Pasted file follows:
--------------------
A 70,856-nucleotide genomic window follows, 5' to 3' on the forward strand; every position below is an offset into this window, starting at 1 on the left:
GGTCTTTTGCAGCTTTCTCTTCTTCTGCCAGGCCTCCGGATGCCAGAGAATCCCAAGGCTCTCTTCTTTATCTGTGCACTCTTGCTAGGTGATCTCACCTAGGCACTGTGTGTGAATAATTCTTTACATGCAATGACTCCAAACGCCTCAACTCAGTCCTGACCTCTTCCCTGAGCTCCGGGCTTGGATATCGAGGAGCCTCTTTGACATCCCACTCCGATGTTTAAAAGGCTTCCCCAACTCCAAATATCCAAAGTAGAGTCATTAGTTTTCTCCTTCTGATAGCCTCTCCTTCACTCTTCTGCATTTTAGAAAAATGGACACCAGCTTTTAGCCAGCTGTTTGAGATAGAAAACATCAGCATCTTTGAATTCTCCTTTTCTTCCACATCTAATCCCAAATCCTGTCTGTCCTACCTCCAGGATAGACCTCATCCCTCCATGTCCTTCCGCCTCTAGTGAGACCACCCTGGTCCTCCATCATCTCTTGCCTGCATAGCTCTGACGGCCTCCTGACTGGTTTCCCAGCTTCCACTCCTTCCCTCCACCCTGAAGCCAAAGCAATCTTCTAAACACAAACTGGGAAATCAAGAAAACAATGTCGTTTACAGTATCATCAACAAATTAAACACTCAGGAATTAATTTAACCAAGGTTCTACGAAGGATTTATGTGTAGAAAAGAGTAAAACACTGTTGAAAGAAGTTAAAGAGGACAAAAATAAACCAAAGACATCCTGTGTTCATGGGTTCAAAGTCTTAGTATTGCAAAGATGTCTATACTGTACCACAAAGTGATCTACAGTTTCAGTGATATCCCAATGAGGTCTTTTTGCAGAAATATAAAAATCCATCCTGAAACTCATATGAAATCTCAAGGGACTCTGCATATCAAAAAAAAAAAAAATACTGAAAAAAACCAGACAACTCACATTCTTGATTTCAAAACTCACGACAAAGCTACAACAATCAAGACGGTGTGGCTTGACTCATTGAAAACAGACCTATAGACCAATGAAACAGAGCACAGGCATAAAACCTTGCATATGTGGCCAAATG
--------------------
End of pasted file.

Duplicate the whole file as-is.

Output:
A 70,856-nucleotide genomic window follows, 5' to 3' on the forward strand; every position below is an offset into this window, starting at 1 on the left:
GGTCTTTTGCAGCTTTCTCTTCTTCTGCCAGGCCTCCGGATGCCAGAGAATCCCAAGGCTCTCTTCTTTATCTGTGCACTCTTGCTAGGTGATCTCACCTAGGCACTGTGTGTGAATAATTCTTTACATGCAATGACTCCAAACGCCTCAACTCAGTCCTGACCTCTTCCCTGAGCTCCGGGCTTGGATATCGAGGAGCCTCTTTGACATCCCACTCCGATGTTTAAAAGGCTTCCCCAACTCCAAATATCCAAAGTAGAGTCATTAGTTTTCTCCTTCTGATAGCCTCTCCTTCACTCTTCTGCATTTTAGAAAAATGGACACCAGCTTTTAGCCAGCTGTTTGAGATAGAAAACATCAGCATCTTTGAATTCTCCTTTTCTTCCACATCTAATCCCAAATCCTGTCTGTCCTACCTCCAGGATAGACCTCATCCCTCCATGTCCTTCCGCCTCTAGTGAGACCACCCTGGTCCTCCATCATCTCTTGCCTGCATAGCTCTGACGGCCTCCTGACTGGTTTCCCAGCTTCCACTCCTTCCCTCCACCCTGAAGCCAAAGCAATCTTCTAAACACAAACTGGGAAATCAAGAAAACAATGTCGTTTACAGTATCATCAACAAATTAAACACTCAGGAATTAATTTAACCAAGGTTCTACGAAGGATTTATGTGTAGAAAAGAGTAAAACACTGTTGAAAGAAGTTAAAGAGGACAAAAATAAACCAAAGACATCCTGTGTTCATGGGTTCAAAGTCTTAGTATTGCAAAGATGTCTATACTGTACCACAAAGTGATCTACAGTTTCAGTGATATCCCAATGAGGTCTTTTTGCAGAAATATAAAAATCCATCCTGAAACTCATATGAAATCTCAAGGGACTCTGCATATCAAAAAAAAAAAAAATACTGAAAAAAACCAGACAACTCACATTCTTGATTTCAAAACTCACGACAAAGCTACAACAATCAAGACGGTGTGGCTTGACTCATTGAAAACAGACCTATAGACCAATGAAACAGAGCACAGGCATAAAACCTTGCATATGTGGCCAAATG